Ty Segall “Emotional Mugger”

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Ty Segall

Emotional Mugger

[In the Red; 2016]

Rating: 8.5

Since emerging from the San Francisco music scene back in 2008, Ty Segall has released eight albums (not including his two albums with side-project Fuzz, a handful of EPs, and a collaborative album with White Fence). His workhorse output has resulted in a breadth of material that can become bewildering for avid fans. Despite every album having its highlights, there comes a point where much of his garage rock anthems begin to all sound the same. There are a couple of exceptions to this commonality: 2012’s Slaughterhouse was a nice, doomy side-track, and 2015’s Manipulator was a blatant and largely unsuccessful stab at glam rock. But for the most part, Ty Segall’s sound has remained the same for the better part of eight years.

Segall’s most recent release, Emotional Mugger, remains buoyed to his trademark fuzzed out guitars and infectious melodies, but the album as a whole has a jittery, neurotic persona in comparison to past work. At the risk of sounding cliche and corny, Mugger is Ty Segall’s music on crack due to the album’s frantic, spasmodic gallop and the unorthodox course that each track takes. The beats throughout are off-kilter and skittish, changing speed without much warning. “California Hills” is the most extreme example, starting at a plodding pace and ending with a quickly heightening acceleration, feeling like the song popped some uppers mid-track.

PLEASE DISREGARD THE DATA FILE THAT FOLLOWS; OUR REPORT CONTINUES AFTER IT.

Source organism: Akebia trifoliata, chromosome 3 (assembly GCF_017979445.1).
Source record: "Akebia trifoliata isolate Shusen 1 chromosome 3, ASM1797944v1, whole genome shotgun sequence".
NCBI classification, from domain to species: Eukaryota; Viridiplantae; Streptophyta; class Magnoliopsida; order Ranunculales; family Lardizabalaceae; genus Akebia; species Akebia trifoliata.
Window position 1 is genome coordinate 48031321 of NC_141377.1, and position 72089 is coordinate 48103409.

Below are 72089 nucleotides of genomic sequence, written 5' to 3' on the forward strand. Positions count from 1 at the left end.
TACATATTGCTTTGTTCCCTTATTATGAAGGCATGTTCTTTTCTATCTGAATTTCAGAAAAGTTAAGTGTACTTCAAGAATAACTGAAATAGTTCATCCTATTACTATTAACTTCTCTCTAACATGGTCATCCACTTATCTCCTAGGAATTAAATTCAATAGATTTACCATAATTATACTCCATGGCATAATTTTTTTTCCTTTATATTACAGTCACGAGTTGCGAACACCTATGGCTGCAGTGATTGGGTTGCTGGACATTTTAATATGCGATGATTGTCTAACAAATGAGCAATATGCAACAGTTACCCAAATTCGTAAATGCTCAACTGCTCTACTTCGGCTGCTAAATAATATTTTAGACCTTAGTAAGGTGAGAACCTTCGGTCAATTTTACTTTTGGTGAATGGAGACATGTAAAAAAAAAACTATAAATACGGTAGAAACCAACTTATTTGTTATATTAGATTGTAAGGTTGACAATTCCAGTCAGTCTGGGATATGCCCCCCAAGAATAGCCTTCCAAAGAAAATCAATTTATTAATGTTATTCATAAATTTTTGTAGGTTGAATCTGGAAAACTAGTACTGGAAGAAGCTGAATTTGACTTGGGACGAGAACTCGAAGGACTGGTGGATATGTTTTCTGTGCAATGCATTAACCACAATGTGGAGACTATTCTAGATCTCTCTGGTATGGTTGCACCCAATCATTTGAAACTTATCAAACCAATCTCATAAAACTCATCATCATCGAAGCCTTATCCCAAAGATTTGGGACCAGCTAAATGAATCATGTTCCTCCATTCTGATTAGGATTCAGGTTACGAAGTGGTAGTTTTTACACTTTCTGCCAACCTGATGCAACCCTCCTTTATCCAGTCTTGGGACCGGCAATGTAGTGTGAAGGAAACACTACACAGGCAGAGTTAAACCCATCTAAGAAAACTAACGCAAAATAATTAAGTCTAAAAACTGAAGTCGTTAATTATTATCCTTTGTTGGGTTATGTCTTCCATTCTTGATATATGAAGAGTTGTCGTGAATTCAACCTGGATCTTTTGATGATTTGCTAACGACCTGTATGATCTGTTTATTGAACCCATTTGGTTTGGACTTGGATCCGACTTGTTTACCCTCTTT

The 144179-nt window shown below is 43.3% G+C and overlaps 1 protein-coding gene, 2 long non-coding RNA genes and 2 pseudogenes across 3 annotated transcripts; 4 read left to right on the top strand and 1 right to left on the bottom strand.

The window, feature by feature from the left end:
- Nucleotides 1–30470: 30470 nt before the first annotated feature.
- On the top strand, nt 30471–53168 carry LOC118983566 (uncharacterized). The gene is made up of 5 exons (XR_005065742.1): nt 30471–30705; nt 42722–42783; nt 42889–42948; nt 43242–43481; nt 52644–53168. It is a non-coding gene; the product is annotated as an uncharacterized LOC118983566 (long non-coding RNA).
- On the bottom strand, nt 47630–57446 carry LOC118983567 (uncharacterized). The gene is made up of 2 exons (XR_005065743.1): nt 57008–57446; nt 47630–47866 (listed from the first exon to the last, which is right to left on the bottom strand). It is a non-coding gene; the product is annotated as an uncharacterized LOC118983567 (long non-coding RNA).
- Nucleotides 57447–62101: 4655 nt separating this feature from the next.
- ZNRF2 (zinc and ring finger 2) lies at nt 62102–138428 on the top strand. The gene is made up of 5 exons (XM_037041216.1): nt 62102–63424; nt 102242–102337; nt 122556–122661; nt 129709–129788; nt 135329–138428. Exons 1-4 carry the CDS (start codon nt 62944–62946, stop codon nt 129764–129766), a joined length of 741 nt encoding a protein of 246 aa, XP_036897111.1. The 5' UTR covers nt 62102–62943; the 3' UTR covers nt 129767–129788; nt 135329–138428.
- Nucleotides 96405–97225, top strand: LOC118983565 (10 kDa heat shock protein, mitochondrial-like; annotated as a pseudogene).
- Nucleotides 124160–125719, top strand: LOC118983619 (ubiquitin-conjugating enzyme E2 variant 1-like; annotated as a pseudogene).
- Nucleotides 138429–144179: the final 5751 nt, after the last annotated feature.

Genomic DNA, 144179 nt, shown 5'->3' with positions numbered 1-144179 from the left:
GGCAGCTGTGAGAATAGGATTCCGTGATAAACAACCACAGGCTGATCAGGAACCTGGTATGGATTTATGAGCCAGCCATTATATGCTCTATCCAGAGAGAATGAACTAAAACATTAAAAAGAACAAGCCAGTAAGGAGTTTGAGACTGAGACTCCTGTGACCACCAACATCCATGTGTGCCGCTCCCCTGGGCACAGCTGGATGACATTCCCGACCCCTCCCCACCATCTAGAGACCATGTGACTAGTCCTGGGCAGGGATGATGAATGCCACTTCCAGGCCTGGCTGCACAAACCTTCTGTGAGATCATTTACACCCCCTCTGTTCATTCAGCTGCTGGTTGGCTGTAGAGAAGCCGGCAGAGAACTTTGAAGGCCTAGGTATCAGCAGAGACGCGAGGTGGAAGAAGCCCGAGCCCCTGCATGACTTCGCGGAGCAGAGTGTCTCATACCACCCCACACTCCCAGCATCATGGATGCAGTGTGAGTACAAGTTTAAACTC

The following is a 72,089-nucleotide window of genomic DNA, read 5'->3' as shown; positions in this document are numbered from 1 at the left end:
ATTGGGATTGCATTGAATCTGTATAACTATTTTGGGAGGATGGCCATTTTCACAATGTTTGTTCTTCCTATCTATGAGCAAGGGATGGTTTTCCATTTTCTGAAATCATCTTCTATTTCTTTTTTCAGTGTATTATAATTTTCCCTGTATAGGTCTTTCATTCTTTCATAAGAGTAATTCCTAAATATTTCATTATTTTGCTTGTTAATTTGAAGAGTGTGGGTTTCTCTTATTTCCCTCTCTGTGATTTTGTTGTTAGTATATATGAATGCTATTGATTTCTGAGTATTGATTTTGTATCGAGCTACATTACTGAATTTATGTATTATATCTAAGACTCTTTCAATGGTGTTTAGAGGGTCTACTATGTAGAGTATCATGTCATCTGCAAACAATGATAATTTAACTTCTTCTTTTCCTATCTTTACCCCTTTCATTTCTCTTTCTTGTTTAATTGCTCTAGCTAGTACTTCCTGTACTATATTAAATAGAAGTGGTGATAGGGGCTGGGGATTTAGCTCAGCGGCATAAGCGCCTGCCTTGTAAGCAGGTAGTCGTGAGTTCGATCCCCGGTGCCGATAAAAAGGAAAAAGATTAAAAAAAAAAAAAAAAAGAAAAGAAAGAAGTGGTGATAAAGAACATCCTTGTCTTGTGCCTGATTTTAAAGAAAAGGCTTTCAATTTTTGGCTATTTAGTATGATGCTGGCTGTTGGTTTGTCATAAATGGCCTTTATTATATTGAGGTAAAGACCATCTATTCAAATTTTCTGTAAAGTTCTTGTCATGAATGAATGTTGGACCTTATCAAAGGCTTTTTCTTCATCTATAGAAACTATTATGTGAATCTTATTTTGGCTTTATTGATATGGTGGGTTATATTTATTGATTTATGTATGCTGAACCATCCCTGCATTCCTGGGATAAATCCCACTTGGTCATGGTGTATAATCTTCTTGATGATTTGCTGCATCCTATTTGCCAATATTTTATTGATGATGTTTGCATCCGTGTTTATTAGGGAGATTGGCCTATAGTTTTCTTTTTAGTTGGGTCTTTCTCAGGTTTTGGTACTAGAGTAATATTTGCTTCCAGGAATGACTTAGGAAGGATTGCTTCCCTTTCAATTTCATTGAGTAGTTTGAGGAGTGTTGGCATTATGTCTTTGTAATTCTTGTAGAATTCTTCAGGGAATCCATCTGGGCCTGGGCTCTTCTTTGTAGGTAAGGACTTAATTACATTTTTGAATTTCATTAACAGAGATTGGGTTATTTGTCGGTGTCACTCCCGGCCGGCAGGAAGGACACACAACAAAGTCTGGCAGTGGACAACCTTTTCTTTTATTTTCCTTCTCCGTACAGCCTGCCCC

“California Hills”:

The addition of Wand members Evan Burrows and Cory Hanson to Segall’s line-up also adds to this frenetic mess, especially the latter whose guitar theatrics are a dominant character throughout the album. Every single track is dominated by the buzzing fly that is the high-pitched guitar licks, slightly off-key for the most part and always pestering the listener’s fever dream of a listen. Underneath this swarm of fret-board absurdity is always a discordant organ, shaking up an already discombobulated listen.

Amidst all this madness, Segall screeches and swoons with a voice that is one part Plastic Ono era John Lennon and one part Thin White Duke era David Bowie. Segall’s glam rock effort Manipulator may have been a wash, but it is clear that those experimentations helped shape the mix of sweet and sultry on Emotional Mugger. It’s a fitting blend for an album that explores the fruitless relationship an addict has with their “candy,” the place marker commonly used on the album. “Diversion” is a love song to cheap thrills with the addict’s mantra of “Diversion/ I’m back, I’m back, I’m back.” But by the end of the song, it’s obvious that it’s a one way relationship, leaving the user depressed and lonely, waiting for their diversion to return and give them that brief high once again.

“Emotional Mugger/Leopard Priestess” takes on the perspective of this brief escape, singing, “Like a bag of candy/ I’ll give you pleasure.” “Candy Sam” plays out like a modern day “Tambourine Man” with Segall beggin the “Candy Man” for “some fun,” only to be left depressed and alone once the candy supply has run dry. The best track on the album, “Mandy Cream,” exposes the passive aggressive, manipulative behaviors of an addict and lays it out for all to see. If Emotional Mugger is a rehabilitation album, then “Mandy Cream” is the intervention.
“Mandy Cream”:


All of these elements in combination make for what might be Segall’s most cohesive album to date. References to “candy” and the “queen” help build a thread of narrative throughout, and the hysteric music only furthers the addiction fueled theme of the album. Overall it’s a wild listen that’s brief and fun, but it’s also a reminder that we all have our own candy (drugs, alcohol, food, sex, our phones!) that divert our attentions from what’s really important.

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